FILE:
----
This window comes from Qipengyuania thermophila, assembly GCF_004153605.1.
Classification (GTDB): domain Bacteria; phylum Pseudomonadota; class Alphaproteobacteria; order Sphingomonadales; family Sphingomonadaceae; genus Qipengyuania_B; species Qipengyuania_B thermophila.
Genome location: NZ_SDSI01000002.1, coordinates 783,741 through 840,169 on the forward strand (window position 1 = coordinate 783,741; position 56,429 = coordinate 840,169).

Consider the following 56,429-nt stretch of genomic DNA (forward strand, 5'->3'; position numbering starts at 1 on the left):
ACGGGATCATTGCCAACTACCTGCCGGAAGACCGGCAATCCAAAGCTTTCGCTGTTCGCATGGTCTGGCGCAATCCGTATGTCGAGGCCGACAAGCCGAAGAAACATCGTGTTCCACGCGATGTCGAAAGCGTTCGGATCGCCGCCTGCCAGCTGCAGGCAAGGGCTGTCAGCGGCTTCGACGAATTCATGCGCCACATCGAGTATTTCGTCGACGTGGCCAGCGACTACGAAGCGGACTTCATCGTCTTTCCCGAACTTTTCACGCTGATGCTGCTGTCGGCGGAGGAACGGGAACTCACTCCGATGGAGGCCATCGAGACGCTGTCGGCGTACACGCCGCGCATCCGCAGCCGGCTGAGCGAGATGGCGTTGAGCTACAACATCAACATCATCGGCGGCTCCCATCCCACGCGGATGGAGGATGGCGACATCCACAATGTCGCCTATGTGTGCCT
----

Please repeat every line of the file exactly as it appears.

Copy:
This window comes from Qipengyuania thermophila, assembly GCF_004153605.1.
Classification (GTDB): domain Bacteria; phylum Pseudomonadota; class Alphaproteobacteria; order Sphingomonadales; family Sphingomonadaceae; genus Qipengyuania_B; species Qipengyuania_B thermophila.
Genome location: NZ_SDSI01000002.1, coordinates 783,741 through 840,169 on the forward strand (window position 1 = coordinate 783,741; position 56,429 = coordinate 840,169).

Consider the following 56,429-nt stretch of genomic DNA (forward strand, 5'->3'; position numbering starts at 1 on the left):
ACGGGATCATTGCCAACTACCTGCCGGAAGACCGGCAATCCAAAGCTTTCGCTGTTCGCATGGTCTGGCGCAATCCGTATGTCGAGGCCGACAAGCCGAAGAAACATCGTGTTCCACGCGATGTCGAAAGCGTTCGGATCGCCGCCTGCCAGCTGCAGGCAAGGGCTGTCAGCGGCTTCGACGAATTCATGCGCCACATCGAGTATTTCGTCGACGTGGCCAGCGACTACGAAGCGGACTTCATCGTCTTTCCCGAACTTTTCACGCTGATGCTGCTGTCGGCGGAGGAACGGGAACTCACTCCGATGGAGGCCATCGAGACGCTGTCGGCGTACACGCCGCGCATCCGCAGCCGGCTGAGCGAGATGGCGTTGAGCTACAACATCAACATCATCGGCGGCTCCCATCCCACGCGGATGGAGGATGGCGACATCCACAATGTCGCCTATGTGTGCCT